Ireland: A Quick-and-Dirty Guide

By Rachael Funk

This guide will help you plan a trip that moves you.

You’re not a standard traveler, so don’t plan a standard vacation. Yes, you should visit the Cliffs of Moher. Yes, you should have a Guinness on Grafton Street. Yes, you should absolutely drive the Ring of Kerry. But if you want to squeeze every drop of authentic, unknown, and unforgettable out of your vacation, you need to know what Irish treasures exist outside of the well-trod tourist destinations.

Start here for an introduction to Ireland’s major regions.

The Hidden Heartlands

Studded with idyllic waterside villages and packed with tons of outdoor adventure, Ireland’s Hidden Heartlands bring all of the Midland’s natural assets to life. Located in the very middle of the country, this picturesque region is known for its sparkling waterways and laid-back atmosphere.

Visitors who want to get away from the crush of tourists and connect with Ireland’s natural beauty will be thrilled with the area’s cycling and walking trails, tranquil waterways, and nature reserves. A few popular activities here include island hopping on Lough Oughter, embarking on Ireland’s only Tree Canopy Walk in Roscommon, and exploring Portumna Castle in Co. Galway.

The Ancient East

Steeped in history and lore. Ireland’s Ancient East is the key to Ireland’s past. The windswept vistas of this region touch 15 counties and hold over 5000 years of history. You’ll discover World Heritage Sites like the Brú na Bóinne valley and unspoiled coastlines that stretch from just outside Dublin, all the way south to Cobh.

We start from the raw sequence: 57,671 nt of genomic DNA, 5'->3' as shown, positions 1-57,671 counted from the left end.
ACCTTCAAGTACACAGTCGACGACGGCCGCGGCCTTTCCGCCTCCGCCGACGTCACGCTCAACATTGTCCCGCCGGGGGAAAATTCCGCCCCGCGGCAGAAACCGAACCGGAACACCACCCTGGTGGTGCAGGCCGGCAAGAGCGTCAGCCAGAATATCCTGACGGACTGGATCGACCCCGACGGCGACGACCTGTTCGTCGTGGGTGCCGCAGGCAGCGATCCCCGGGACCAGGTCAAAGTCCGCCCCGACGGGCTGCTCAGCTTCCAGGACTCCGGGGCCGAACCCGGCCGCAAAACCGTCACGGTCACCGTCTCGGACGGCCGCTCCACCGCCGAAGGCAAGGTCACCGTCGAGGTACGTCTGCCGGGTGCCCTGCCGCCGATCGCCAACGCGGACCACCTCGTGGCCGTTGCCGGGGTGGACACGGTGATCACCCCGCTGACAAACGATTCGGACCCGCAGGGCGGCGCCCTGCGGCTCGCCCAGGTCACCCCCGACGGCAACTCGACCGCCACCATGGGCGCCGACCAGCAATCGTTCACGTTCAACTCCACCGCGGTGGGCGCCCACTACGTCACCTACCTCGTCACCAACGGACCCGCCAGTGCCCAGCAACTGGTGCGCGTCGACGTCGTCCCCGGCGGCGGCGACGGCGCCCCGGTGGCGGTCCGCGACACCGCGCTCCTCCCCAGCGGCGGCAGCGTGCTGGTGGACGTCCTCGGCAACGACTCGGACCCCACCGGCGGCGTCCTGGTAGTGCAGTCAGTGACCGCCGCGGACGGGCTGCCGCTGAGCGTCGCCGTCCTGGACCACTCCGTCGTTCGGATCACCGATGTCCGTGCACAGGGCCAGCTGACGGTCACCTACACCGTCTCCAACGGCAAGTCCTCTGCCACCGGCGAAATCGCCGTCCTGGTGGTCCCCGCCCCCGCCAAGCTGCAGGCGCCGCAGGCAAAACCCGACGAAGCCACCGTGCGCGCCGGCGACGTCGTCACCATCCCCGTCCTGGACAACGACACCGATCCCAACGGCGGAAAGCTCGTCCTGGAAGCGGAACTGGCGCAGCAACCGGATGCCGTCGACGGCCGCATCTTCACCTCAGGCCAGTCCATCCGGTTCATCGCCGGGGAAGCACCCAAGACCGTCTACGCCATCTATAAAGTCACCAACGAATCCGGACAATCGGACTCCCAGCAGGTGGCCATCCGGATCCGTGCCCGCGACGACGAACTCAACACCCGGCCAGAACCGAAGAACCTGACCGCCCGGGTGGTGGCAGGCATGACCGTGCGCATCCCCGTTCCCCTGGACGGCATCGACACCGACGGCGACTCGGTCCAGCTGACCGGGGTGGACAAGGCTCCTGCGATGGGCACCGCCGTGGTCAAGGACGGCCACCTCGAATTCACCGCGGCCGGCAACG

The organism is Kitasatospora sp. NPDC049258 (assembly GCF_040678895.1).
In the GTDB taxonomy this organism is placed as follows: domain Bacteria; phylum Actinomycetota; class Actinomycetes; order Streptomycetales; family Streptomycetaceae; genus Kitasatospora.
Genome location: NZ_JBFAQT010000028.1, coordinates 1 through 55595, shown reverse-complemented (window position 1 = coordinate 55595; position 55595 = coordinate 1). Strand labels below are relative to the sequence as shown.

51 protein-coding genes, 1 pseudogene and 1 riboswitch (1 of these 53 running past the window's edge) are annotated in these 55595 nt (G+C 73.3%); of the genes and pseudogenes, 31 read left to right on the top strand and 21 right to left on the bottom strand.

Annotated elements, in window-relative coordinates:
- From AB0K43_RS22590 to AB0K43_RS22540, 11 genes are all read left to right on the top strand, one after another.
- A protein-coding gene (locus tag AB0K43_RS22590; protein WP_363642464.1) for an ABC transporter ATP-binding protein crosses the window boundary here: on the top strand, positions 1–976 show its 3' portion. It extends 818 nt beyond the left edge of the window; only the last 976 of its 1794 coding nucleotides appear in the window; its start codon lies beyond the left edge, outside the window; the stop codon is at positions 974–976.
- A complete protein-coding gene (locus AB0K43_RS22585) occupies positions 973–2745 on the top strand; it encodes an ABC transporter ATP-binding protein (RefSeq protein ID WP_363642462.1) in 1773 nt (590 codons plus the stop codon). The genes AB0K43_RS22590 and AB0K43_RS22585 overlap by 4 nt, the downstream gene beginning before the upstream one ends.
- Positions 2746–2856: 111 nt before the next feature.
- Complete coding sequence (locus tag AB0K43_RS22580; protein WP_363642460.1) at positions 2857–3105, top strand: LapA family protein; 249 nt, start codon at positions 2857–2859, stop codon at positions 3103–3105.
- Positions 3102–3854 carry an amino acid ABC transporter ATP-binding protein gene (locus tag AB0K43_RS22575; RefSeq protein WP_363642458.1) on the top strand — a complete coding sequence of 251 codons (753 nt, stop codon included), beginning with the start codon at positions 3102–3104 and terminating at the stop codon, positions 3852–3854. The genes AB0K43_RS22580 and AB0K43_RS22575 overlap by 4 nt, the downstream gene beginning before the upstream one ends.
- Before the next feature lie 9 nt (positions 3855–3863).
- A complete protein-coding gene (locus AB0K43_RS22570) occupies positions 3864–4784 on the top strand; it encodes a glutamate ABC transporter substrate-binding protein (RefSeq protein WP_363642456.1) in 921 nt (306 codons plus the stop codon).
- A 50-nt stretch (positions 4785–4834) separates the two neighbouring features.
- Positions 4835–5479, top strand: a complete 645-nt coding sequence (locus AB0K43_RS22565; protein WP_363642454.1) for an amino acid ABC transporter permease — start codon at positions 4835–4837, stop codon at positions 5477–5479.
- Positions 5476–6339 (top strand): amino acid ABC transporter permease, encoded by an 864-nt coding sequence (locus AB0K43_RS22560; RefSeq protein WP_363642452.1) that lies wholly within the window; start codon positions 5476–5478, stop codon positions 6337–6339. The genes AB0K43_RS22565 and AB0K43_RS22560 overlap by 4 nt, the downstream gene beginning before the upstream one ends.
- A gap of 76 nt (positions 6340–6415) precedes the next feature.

While you’re here, get a taste of Irish heritage at Slane Distillery in Meath. You can also visit the prehistoric monument Newgrange in Meath, explore the medieval monastic settlement of Glendalough in Wicklow, or take on the Titanic Experience in Cobh. If you want a great story that will stay with you forever, this is the place to find it.

The Wild Atlantic Way

Untamed, unspoiled, unbelievable. Ireland’s Wild Atlantic Way stretches down the western seaboard from Donegal in the north to Cork in the south. Here is where you will find the dramatic coastlines, soaring cliffs, and magnificent raw beauty of dreams.

Visitors love to stop at iconic sites such as Skellig Michael, take on some whale or dolphin watching, and even explore a lighthouse or two. Whether you’re exploring ancient castles in Donegal, sucking down oysters in Sligo, or discovering the cultural heritage in Mayo’s Lost Valley, your time on the Wild Atlantic Way is sure to be unforgettable.


More than just a city, Dublin is a living, breathing entity that offers delights for every interest. From historic walking tours of the city to discovery trails to a restaurant culture that will blow you away, Dublin is not to be underestimated.

Visitors love the wealth of heritage and activities available here. Trinity College is always a hit, but many travelers miss Marsh’s Library. This 1707 gem is Ireland’s first public library and is home to over 25,000 rare books, stored on their original oak bookcases. From kayaking under Ha’penny Bridge to the People’s Park Market that’s on every Sunday from 11 am - 4 pm, the city’s hidden gems are only a glance away.

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